Hannibal Season 1 Catch-up
Dramatising Thomas Harris' famous killer has sometimes been a traumatic experience. Michael Mann was first to try and he opted for a calculating, urbane killer who would get you, even from his jail cell. In a film of greys and murk, Brian Cox's Lecter stood out as a certain point of evil. Next up was the pantomime killer who happened to eat you if you were impolite or in his way, Anthony Hopkins is obviously the man we all see as Hannibal Lecter. Hopkins performance has been copied and parodied ever since but it is curious how much the films he acted in differed in the ways they brought him to life.For Jonathan Demme, it was a procedural journey into a dark underbelly - all fetishised prisons and masks. For Ridley Scott, it was a grand guignol romance, and for Michael Mann it was about the beast within. Now we have a small screen Hannibal, it is surprising to say that this filmic, cinematic Lecters have an equally rich counterpart in Bryan Fuller's serial and Mads Mikkelsen's performance. Every bit as baroque as Scott's treatment, Hannibal gives us the origins of our monster.
Beginning before the events of Manhunter, the first season introduces us to a quite different Will Graham in the shape of the shambling mess of Hugh Dancy. Like William Petersen in the film, Dancy has insights into killers that cause him pain, but unlike the movie those dreams of death are consuming him, and by extension us. Throughout the show, Graham is deteriorating into an obvious subject for investigation himself.And here is the cunning place that we are introduced to Lecter. Lecter is assigned to be Will's therapist, the man who'll help him keep the demons inside, and unfortunately the man who realises the true nature of Will's gift. From his very first case, Lecter effectively becomes Will's partner and the two are befriended. Hannibal both manipulates events to hide his own part in them, but also to see the harvest he will reap in Will's reaction and that of others.
Supposedly keeping Will healthy and safe is Laurence Fishburne as Jack Crawford. He though is a non-psychopathic version of Lecter, exploiting Will and enjoying the results in solved cases. Lecter finds his way into the cases by Crawford's invitation and into Will's trust by his careful exposure of Crawford's manipulations. the showrunners introduce a nice touch in Crawford's backstory by casting real-life Mrs Fishburne, Gina Torres, as his unhappy spouse and a subject for Hannibal's marriage therapy.An initial template of a killer a week gives us some nice florid touches - human beings used as growbags, a corpse pile statue - and the show retains a sense of visual flair that is consistent to the cinematic best of this killer's legacy. Similarly, sound design is eerily detailed for a network show and much attention is given to creeping the viewer out before striking them with shocks and transgression aplenty. For those that worried that the small screen would limit the violence or the terror, worry no more as Hannibal pushed boundaries and hit its horror mark.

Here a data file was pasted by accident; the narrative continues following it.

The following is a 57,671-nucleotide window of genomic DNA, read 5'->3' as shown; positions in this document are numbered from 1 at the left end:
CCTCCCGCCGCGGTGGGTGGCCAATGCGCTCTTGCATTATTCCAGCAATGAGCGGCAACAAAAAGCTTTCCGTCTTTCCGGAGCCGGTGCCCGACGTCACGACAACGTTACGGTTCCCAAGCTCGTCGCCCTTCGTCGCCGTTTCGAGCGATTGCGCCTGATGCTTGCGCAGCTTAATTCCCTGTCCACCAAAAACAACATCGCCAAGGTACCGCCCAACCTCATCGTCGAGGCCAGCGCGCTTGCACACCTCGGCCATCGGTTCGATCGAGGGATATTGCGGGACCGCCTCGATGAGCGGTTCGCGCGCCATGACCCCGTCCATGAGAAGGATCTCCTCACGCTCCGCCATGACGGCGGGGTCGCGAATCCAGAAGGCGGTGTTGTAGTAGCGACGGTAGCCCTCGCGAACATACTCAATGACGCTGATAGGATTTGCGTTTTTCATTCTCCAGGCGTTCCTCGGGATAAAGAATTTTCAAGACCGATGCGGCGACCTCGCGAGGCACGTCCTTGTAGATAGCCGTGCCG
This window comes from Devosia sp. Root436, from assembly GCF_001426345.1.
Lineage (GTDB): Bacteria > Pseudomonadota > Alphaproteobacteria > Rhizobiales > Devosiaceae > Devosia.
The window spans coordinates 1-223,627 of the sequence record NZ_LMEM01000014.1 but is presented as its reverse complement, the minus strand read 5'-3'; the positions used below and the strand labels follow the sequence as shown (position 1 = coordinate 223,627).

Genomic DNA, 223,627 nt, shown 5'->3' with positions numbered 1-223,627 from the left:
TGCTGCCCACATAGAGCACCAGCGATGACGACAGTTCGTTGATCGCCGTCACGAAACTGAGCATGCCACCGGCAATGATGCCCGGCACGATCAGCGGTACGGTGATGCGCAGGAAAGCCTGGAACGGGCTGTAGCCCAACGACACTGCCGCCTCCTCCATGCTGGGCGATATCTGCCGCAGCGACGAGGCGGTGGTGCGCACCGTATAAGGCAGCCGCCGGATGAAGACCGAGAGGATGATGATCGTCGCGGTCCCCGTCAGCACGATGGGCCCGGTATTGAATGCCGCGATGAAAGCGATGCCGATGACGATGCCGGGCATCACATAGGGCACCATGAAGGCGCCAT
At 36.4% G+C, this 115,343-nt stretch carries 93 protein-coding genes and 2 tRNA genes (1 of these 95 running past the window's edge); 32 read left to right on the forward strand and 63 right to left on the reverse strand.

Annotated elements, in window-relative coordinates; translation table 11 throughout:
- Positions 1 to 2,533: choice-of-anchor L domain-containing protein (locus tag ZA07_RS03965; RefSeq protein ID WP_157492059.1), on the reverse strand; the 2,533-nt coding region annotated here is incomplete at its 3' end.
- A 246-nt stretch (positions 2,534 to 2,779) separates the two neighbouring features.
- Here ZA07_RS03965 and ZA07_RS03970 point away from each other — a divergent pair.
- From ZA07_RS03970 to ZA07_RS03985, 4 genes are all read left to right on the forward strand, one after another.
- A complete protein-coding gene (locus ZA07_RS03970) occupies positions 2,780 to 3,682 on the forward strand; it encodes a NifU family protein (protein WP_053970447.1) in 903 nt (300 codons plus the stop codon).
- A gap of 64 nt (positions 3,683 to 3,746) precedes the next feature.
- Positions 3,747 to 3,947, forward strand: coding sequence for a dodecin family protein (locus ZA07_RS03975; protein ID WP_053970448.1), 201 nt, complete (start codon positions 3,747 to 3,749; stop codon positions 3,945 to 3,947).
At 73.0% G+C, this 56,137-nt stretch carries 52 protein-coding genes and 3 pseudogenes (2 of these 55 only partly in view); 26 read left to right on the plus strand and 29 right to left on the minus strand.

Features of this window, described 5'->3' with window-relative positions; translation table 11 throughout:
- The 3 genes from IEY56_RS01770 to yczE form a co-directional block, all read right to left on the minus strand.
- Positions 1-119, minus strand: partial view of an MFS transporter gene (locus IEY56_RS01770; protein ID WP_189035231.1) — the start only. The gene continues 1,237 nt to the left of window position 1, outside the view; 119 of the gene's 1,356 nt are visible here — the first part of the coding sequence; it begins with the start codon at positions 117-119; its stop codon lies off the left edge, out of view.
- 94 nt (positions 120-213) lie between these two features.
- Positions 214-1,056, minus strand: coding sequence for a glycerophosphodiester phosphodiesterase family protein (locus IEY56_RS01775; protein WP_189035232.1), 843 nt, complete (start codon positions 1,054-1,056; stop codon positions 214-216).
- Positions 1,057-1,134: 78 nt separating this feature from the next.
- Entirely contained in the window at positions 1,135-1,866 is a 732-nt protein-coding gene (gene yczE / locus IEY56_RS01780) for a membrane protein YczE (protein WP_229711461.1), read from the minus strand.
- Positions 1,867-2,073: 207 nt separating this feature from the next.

The first season arced to the point of cleverly turned tables with recurring guest stars and the nuanced performances of Dancy and Mikkelsen. When the world is finally turned on its head at the series conclusion there is brilliant use of the iconography of Lecter to reinforce the irony and get us all intrigued at how following seasons will develop. Fuller has talked of five seasons covering the time up to the the events of Silence of the Lambs, and the network has swallowed the lowish ratings because of low costs and great critical feedback, so perhaps we may see his plan unfurl.
Season 2 begins at the end of February and the first season is available on Blu-ray and DVD now. Sky Living showed the first season which you can catch here. We advise you to do so if you like well made horror and have the stomach for it!